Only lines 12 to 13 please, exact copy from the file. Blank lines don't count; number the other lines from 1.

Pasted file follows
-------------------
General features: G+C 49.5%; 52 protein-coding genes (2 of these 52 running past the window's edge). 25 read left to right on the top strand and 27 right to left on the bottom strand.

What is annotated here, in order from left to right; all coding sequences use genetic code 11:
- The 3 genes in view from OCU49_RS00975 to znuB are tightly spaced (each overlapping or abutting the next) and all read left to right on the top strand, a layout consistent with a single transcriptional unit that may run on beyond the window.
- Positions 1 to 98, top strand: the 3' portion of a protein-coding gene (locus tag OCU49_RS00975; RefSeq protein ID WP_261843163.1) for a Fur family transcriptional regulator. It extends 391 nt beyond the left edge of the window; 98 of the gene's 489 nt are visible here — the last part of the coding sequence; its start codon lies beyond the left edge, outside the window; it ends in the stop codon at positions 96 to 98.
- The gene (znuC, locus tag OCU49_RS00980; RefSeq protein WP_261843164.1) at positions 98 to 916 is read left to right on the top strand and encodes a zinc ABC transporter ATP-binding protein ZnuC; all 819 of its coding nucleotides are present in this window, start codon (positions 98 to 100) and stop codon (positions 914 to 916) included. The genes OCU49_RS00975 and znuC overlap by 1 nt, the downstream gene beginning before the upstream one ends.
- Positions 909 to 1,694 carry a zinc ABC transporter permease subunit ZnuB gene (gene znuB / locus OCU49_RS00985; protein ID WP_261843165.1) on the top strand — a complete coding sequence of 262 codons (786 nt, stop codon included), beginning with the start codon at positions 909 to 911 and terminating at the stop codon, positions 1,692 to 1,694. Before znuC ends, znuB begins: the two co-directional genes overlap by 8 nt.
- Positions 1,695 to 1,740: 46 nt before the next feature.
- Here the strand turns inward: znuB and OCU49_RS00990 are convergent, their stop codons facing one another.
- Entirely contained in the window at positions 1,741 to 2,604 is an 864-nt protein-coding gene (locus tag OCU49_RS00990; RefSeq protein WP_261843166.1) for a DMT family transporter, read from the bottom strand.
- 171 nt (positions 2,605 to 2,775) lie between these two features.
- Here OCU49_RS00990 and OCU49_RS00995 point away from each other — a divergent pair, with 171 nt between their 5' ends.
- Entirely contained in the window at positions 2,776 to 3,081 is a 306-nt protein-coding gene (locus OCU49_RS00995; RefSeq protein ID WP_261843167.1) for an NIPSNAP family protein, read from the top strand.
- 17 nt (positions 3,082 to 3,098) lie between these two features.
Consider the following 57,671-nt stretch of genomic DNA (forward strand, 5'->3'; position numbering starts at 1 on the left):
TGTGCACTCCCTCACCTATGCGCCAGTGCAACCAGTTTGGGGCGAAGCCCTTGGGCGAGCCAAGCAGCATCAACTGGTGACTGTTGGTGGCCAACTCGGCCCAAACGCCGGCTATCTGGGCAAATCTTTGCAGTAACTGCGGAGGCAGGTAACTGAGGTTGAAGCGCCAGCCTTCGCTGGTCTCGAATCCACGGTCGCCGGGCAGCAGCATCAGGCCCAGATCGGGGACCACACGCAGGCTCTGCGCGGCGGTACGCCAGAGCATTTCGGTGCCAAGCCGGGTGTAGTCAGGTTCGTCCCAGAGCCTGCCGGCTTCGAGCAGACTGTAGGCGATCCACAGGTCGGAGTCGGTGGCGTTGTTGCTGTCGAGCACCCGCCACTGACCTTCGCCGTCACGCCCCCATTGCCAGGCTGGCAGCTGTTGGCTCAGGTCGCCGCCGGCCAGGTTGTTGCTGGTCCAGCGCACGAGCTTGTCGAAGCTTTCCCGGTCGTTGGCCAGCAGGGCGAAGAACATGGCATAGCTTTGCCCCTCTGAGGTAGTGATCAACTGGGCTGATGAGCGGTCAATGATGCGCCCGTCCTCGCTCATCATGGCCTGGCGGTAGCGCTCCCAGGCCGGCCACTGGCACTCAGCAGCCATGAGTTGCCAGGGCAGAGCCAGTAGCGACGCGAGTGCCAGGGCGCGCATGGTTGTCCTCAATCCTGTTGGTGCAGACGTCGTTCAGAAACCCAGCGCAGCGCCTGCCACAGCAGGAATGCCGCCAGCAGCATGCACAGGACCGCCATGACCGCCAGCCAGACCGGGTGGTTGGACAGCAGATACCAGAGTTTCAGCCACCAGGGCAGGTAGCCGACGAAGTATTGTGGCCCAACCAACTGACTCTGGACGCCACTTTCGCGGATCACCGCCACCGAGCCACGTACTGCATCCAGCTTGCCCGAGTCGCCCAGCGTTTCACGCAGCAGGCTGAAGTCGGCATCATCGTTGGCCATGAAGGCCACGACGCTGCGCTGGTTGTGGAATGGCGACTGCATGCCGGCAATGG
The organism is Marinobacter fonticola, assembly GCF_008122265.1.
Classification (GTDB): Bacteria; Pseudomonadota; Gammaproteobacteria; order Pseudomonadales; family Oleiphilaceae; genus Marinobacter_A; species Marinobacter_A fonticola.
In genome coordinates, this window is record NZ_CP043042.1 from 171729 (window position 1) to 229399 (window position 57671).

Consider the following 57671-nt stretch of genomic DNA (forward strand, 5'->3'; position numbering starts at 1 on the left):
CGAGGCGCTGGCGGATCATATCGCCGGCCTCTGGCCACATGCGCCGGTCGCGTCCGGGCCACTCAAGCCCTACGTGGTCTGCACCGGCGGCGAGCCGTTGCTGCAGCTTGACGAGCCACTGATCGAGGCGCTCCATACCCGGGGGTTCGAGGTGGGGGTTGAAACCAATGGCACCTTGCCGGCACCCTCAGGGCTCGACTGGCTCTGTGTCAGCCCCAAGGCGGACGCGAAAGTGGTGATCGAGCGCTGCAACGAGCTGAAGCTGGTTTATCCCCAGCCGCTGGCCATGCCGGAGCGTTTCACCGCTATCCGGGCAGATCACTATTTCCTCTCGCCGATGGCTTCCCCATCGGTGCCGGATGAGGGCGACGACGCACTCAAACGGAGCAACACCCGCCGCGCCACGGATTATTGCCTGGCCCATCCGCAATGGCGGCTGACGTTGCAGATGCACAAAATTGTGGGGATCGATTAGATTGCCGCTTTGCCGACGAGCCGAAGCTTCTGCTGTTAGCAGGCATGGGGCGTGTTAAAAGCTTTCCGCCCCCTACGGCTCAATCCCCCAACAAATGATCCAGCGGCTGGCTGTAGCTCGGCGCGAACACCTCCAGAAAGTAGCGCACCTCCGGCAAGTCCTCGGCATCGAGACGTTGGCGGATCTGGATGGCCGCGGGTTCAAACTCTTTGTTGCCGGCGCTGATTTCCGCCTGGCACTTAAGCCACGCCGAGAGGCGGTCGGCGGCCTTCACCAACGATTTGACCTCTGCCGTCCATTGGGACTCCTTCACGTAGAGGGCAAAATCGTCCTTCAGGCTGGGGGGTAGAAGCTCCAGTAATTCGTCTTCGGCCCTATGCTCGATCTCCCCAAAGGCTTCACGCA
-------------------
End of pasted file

- Entirely contained in the window at positions 2,776 to 3,081 is a 306-nt protein-coding gene (locus OCU49_RS00995; RefSeq protein ID WP_261843167.1) for an NIPSNAP family protein, read from the top strand.
- 17 nt (positions 3,082 to 3,098) lie between these two features.